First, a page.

GMO COMPASS - Information on genetically modified organisms
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Stakeholder input wanted: survey on research needs for assessing GMO impacts 

Shaping the Future of GMO Research

Stakeholder with interests in the risk and/or benefit assessment of Genetically Modified Organisms (GMO’s) are invited to take part in an online survey.

The aim of this survey is to identify which research needs should be prioritised, thereby contributing to the commissioning of research on the health, environment and economic impacts of GMOs.

The survey will close on 15th July 2015.

More information and access to the online survey

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The European Commission and other EU agencies are not responsible for the content.
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Juice, Soft Drinks, Wine, and Beer

Fruit juice, beer, wine, and liquor – many of our beverages are based on plant ingredients. Neither the plants themselves, nor the yeasts used in alcoholic fermentation are genetically modified. Nonetheless, many beverages are produced using enzymes made with the help of genetically modified microorganisms.

Alcoholic Beverages. Whether it’s wine, beer, or spirits, alcoholic fermentation is the fundamental metabolic process behind every alcoholic beverage. Yeasts break down plant starches into simple sugars, which are then converted into alcohol (ethanol). Secondary metabolic products help give alcoholic beverages their characteristic aromas and flavours.

Red wine: A stable colour and full aroma are made are possible by enzymes. Some wine makers use enzyme supplements.

Fruit juice. Enzymes improve the efficiency of juice extraction and break down substances that cause cloudiness.

Bild vergrößern

Beer from Bt maize. A beer from Bt maize is brewed in Sweden (Kenth). A similar beer is availible in Switzerland (Cool Corn).

  • Plants. Plant materials provide the starch for metabolic fermentation. These may be wine grapes (wine), barley, wheat, maize (beer, spirits), potatoes, and fruit (spirits, liqueurs). None of the plants that are used as starch sources for alcoholic beverages have commercially grown genetically modified varieties. The one exception to this is maize, which is sometimes used for brewing beer.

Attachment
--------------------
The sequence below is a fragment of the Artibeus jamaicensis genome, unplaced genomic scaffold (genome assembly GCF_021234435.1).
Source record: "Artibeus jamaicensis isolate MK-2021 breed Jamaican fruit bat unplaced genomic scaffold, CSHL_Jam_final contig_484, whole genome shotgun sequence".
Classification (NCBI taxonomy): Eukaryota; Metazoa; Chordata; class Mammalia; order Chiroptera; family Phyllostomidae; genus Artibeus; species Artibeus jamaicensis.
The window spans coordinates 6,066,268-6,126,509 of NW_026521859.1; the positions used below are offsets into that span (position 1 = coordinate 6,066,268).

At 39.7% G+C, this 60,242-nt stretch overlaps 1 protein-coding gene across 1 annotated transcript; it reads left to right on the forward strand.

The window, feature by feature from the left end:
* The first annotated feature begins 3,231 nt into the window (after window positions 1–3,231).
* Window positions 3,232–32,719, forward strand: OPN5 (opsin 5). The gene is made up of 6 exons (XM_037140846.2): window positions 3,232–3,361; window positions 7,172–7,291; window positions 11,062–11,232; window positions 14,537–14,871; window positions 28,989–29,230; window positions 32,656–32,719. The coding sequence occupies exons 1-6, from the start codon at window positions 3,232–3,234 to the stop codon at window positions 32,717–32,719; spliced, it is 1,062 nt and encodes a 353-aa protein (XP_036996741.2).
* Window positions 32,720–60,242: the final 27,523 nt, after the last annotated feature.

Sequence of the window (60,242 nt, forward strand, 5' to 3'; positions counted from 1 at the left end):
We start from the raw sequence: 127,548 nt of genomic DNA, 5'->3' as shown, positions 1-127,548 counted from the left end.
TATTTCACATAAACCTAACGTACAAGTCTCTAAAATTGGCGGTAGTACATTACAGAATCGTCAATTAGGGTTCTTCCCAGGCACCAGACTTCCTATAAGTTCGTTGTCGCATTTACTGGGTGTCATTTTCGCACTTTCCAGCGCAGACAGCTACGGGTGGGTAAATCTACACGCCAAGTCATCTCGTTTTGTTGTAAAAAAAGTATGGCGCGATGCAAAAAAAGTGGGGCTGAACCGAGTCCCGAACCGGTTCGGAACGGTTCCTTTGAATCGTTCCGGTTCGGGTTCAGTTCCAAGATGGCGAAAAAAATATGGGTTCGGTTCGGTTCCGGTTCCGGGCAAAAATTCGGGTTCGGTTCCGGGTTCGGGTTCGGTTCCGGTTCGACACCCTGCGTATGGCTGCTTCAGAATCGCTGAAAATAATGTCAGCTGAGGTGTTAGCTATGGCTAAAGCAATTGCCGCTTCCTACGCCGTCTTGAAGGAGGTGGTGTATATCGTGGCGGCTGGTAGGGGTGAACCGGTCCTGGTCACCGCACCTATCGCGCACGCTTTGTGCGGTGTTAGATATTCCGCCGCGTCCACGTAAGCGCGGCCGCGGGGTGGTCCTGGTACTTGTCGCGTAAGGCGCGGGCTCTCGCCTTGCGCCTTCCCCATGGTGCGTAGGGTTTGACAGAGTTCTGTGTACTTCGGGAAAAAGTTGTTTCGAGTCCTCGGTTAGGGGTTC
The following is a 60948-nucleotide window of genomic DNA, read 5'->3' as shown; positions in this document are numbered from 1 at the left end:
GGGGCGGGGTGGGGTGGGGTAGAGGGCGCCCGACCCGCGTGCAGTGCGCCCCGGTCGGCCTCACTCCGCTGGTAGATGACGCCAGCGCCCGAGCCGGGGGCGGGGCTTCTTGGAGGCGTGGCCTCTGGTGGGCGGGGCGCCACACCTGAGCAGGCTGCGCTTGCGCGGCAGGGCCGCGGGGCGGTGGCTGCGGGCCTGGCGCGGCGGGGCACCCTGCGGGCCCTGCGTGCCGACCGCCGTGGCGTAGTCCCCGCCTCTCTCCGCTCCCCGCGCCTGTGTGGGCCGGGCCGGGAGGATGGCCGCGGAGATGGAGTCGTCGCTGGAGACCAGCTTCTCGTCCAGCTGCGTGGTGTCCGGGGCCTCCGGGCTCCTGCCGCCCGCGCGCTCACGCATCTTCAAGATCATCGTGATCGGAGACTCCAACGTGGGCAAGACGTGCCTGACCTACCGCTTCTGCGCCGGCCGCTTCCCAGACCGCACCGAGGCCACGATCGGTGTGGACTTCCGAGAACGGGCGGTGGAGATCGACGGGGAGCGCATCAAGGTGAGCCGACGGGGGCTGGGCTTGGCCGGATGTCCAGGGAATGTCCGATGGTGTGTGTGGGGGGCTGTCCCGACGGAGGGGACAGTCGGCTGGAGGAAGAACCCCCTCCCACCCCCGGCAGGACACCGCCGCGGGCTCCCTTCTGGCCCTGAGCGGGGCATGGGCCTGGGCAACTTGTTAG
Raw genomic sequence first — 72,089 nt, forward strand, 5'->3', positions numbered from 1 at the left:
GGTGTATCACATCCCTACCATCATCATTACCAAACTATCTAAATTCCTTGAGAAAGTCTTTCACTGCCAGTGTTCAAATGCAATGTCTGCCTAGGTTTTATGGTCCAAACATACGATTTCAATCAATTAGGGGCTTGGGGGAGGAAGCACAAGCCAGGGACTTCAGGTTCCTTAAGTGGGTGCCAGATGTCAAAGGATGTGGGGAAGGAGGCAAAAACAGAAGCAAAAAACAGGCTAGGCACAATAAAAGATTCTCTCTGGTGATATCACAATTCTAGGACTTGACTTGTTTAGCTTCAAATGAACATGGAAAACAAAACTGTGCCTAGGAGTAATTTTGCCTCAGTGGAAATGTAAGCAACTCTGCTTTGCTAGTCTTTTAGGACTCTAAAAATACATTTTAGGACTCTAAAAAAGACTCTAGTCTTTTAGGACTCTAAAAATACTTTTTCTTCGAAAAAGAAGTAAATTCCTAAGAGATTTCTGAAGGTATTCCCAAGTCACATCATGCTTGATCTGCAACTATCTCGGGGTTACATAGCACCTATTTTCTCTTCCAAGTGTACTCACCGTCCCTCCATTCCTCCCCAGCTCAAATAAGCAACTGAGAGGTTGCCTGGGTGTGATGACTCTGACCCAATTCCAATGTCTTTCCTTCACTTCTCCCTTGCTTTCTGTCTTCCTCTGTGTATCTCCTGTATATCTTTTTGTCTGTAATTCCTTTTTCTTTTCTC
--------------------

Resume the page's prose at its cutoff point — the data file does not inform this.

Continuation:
• Yeast. None of the yeast strains commercially used in alcoholic fermentation are genetically engineered. No GM yeast strains have been approved in any country, and this is not likely to change any time soon. At one time hopes were high that genetically modified yeast could open new possibilities for alcoholic fermentation. Several research projects were aimed at improving brewing processes to produce low-calorie or low-alcohol beers. Despite several attempts, these efforts have not panned out.

  • Enzymes. The breakdown of starch, the fermentation of sugars, and the formation of characteristic secondary metabolites are all driven by enzymes. These enzymes naturally occur in raw plant materials or are produced by yeast. Sometimes, however, processes can be optimised by adding isolates of essential enzymes. Many of these are produced with the help of genetically modified microorganisms.

  • In beer brewing, supplemental enzymes can accelerate malting, suppress off-flavours, or degrade residues. In wine, they can improve juice recovery during pressing or can adjust the development of flavours and aromas. In spirits, they improve the breakdown of starch and carbohydrates.

The use of supplemental enzymes in beer is not permitted in Germany.

Juices. Enzymes can increase the efficiency of juice extraction by digesting starches and cellulose, a tough compound that is found in plant cell walls. After pressing, fresh juice retains enzymes that break down cloudy, starchy residues. Many of these useful enzymes can now be produced with the help of genetically modified microorganisms.

Juices are sometimes fortified with vitamins or sweetened with artificial sweeteners for diabetics. Some of these additives are produced with the help of genetic engineering.

Soft Drinks. Cola and other soft drinks contain several ingredients and additives that are sometimes produced from GM maize or with the help of GM microorganisms.

  • Glucose syrup (corn syrup), glucose, and other products derived from starch can be made from GM maize.

  • Colourings like beta-carotene and riboflavin, vitamins, citric acid, and the sweetener aspartame can all be produced with the help of genetically modified microorganisms.


An EU Research Project

What are the risks of growing GM crops?

What are the benefits?

Numerous studies have addressed the potential impacts of genetically modified (GM) plants. Yet the existing evidence on the effects of GM plants is often contradictory and the quality of scientific research varies widely.

Therefore, the GRACE project will establish new tools for assessing the quality of existing studies and will conduct comprehensive reviews to identify health, environmental and socio-economic impacts of GM plants.

More information


GMO Soybeans & Sustainability

Less soil erosion and fuel consumption: herbicide tolerant soybeans are promoting sustainable cultivation methods.


Glyphosate in European agriculture

Interview with a farmer

Glyphosate containing herbicides are not only used in fields with GM crops. They also allow conventional farmers to sow directly into stubble fields without ploughing. Glyphosate has replaced mechanical weed control in many crops and has had an important impact on agricultural practices and crop yields in Europe over the past few decades.

European Glyphosate Task Force

Crops and Cereals
GM Plants: The Big Four
Rape Seed
Global GM Crop Production in 2013
December 7, 2006 [nach oben springen]

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